Members of the Fire Place History Club gathered at the Azel Hawkins Family Cemetery in Brookhaven Hamlet to celebrate the New York State Supreme Court decision that mandates the Town of Brookhaven to mow grass and keep brush and weeds in check at nine historic family cemeteries located in the area known as Fire Place Neck. Pictured are (from left): Gloria and Bob Brown, Marty Van Lith, Betty Budny, Richard Thomas, Ron Kinsella, Barbara Kresse, John Deitz, Diane Martens, Faith McCutcheon, Phoebe Downs and Eben Ludlow.

High resolution image at http://brookhavensouthhaven.org/cemeteries/AzelHawkins/100830/historyclubatazelhawkinscemetery.jpg


Monday, August 30, 2010

Hamlet History Club Wins Cemetery Court Case

On August 20, 2010, New York State Supreme Court Justice Melvyn Tanenbaum issued a decision in the Fire Place History Club's lawsuit against the Town of Brookhaven. His decision required the Town to maintain nine of the ten cemeteries in the Club's July 2009 petition. The 10th cemetery—the "Miller Cemetery"—he judged to still be "privately" owned.

Specifically he:
"ORDERED, ADJUDGED and DECREED that the petition seeking a writ of mandamus is granted. Respondent [the Town of Brookhaven] is directed to provide the assets necessary to comply with the requirements of Town Law Section 291 for such nine cemeteries* within 90 days of service of a copy of this Judgment with notice of entry."

* Rose Family Cemetery, David Hawkins Cemetery, Nathaniel Hawkins Cemetery, South Haven Presbyterian Church Cemetery, Carman Family Cemetery, Hulse Cemetery, Corwin Family Cemetery, Azel Hawkins Cemetery, and Barteau Cemetery.

The full decision may be found here.

The members of the Fire Place History Club are meeting to determine their next steps.

Monday, August 9, 2010

Carmans River Television Program Scheduled Oct 1.

We had a beautiful day yesterday for the filming of the Pine Barrens Society's TV program about Carmans River, helicopter took off at 9 AM. It was quite a production, scripted by Dick Amper and filmed by Black Sheep Television Ltd. I was only one of many people who will be on the show, others include Jim Tripp, Tom Williams, Kevin McAllister, Marilyn England and MaryAnn Johnston. At some point I have to go back to the studio to do voice overs. The target date for viewing is Oct 1.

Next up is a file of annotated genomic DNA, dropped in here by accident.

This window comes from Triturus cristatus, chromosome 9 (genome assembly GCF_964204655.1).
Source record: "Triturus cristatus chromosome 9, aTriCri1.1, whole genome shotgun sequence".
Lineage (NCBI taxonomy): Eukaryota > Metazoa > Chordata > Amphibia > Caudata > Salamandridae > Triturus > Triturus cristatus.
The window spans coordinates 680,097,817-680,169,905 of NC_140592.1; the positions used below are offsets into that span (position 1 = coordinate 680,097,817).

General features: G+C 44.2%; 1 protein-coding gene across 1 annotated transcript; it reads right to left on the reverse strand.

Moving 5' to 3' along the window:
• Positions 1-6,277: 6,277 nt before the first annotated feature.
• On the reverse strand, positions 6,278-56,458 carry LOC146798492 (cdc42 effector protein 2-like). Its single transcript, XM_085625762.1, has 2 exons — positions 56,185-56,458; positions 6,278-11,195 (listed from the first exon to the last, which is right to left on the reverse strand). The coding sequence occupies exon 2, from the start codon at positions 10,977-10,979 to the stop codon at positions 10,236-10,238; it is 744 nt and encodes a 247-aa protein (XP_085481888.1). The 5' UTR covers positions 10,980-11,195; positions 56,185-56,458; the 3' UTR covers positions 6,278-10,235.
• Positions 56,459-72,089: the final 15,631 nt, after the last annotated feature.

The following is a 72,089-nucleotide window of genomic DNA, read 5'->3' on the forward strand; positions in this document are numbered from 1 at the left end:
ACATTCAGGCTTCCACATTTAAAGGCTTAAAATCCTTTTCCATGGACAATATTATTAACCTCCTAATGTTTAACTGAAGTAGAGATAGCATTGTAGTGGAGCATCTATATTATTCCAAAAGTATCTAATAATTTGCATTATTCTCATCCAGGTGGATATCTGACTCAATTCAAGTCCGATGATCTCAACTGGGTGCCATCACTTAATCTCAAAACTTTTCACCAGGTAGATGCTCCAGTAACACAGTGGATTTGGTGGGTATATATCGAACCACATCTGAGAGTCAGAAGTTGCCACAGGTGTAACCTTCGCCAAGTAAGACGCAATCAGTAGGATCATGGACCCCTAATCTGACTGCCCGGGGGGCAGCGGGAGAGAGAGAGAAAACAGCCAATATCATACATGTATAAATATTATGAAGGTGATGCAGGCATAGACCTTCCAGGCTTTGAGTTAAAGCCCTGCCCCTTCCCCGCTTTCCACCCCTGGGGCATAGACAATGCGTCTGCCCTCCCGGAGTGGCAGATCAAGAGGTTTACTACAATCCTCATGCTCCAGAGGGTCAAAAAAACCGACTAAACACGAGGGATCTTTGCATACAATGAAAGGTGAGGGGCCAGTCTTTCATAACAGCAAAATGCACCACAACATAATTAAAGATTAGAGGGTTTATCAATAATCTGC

I tried to take some pictures with my own camera but it was hard to do because of the vibration, window glare and because I was supposed to be paying attention and talking about what we were looking at. By noon we were on the river in canoes and later along the shore doing interviews. We had to end filming at Wertheim Refuge and didn't make it to Squassux Landing because it was 5 PM and the TV crew called it quits. Here are a few dozen small-file size pics that you might find interesting.  --Marty 

6.  West Island Moriches Inlet

8.  Looking West Over Old Inlet Fire Island 2

9.  Smiths Estate

10.  Looking West Over Squassux

11.  Little Neck Run & Yaphank Creek 2

12.  Little Neck Run & Yaphank Creek 4

13.  View Wertheim RR bridge North

14.  Sunrise & Montauk Looking West

15.  Hards Lake & Estate

16.  Hard Estate

17.  Lower Lake 2

18.  North End Of Lower Lake

19.  Upper Lake 3

20.  Lower Lake From East Side

21.  Looking South From Cathedral Pines 6

22.  Looking South Toward Hards Lake 2

23.  Hards Lake Sunrise Highway & South

24.  View East Over Robinson Farm 2

25.  View East Over Refuge HQ 2

26.  View East Over Wyndotte

27.  View South East Lower Carmans River

28.  View South East Yaphank Creek Lower Carmans River 2

29.  Yaphank Creek Indian Landing And  South 4

30.  Indian Landing Little Neck Run & South 2

31.  Squassux Landing & South 4

32.  Squassux Landing

33.  Gull Island & Bridge

34.  Looking South Over Old Inlet

35.  Pelican Island Old Inlet & South

36.  Old Inlet Pelican Island & East

37.  Old Inlet & East

38.  Carmans River Camp Olympia

39.  Karen Interview 2

40.  Marilyn Interview 3

41.  Jan & Jock @ Wertheim

42.  Marty @ Wertheim